I don’t always want a big honkin' burger with a bunch of unconventional toppings. I like a classic burger—go ahead and flatten out that meat, cook it all the way through and keep the dressings simple. M Burger has a small menu, but they do it all well, and fast. There’s a few burger options, a chicken sandwich and a salad, and of course the bag of fries, thin “delicious” fries. Get your hands on a milkshake if you want, too (those in the know order the off-menu specialty shake The self-titled M Burger comes with bacon, cheese and sauce, or stay classic with a regular hamburger, cheeseburger or an Old Fashioned (cheese, tomato, lettuce, ketchup, mayo). If you’re dangerous, go for the Hurt Burger which has spicy bbq sauce and pepper jack cheese. —Michelle Meywes
M Burger has grown to four locations since opening in 2010: the original at 161 E. Huron, 5 W. Ontario, inside the Thompson Center (100 W. Randolph) and the newest at Water Tower Place, which also serves beer (835 N. Michigan).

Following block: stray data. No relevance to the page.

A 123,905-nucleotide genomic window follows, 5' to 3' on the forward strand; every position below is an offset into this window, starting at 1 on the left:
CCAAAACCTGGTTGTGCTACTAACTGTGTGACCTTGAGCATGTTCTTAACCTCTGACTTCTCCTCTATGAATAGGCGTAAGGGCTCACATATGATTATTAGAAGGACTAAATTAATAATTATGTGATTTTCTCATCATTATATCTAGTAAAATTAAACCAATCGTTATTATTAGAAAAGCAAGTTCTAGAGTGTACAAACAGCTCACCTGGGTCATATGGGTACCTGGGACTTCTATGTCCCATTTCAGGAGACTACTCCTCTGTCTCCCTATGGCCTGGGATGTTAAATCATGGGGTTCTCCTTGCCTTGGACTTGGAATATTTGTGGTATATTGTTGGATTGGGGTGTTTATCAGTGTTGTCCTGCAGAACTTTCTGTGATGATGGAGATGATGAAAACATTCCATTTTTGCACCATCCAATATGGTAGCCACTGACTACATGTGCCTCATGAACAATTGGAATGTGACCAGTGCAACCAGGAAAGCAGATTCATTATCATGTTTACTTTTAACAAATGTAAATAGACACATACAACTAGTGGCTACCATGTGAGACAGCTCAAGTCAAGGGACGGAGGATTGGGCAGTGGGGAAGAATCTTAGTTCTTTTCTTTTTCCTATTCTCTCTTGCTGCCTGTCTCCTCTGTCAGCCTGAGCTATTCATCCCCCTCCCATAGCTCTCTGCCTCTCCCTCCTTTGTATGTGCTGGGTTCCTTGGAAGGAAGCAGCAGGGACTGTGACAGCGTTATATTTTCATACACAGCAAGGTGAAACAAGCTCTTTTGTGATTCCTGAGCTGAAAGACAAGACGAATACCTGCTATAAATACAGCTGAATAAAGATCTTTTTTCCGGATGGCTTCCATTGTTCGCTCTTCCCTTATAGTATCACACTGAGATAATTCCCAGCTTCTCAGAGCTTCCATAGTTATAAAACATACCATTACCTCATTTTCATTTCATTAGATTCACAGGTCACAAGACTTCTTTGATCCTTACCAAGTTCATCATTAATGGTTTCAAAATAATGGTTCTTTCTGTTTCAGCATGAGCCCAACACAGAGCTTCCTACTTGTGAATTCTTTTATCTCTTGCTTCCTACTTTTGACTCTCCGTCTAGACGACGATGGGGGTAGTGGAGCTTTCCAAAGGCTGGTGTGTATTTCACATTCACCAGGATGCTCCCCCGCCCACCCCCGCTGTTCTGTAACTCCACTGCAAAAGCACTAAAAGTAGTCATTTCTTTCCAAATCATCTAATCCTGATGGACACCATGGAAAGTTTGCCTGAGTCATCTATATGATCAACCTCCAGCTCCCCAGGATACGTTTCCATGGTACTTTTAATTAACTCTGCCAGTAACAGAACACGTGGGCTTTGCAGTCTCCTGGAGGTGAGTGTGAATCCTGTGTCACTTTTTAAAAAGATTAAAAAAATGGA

Maybe this shouldn't be listed as best burger because it's in a class all its own as a "cheezborger." It's a Chicago institution (and sometimes a tourist trap), and that's because those greasy burgers are damn delicious. Order a double. Chips, no fries. —Samantha Abernethy
The original Billy Goat Tavern is at 430 N. Michigan Ave., but there are several locations.

In my humble opinion, Three Aces can do little wrong. The "Ace Burger," topped with aged cheddar, bacon jam, aioli, lettuce, and red onion, is one of my five favorite burgers in Chicago. The greens on the burger change out with the season and the patty is hand formed and cooked to order; medium rare is best. Have it with some of Three Aces' Bolognese fries and a "Ginger Baby" cocktail and you're set for a lazy Sunday. —Chuck Sudo
Three Aces is at 1321 W. Taylor St.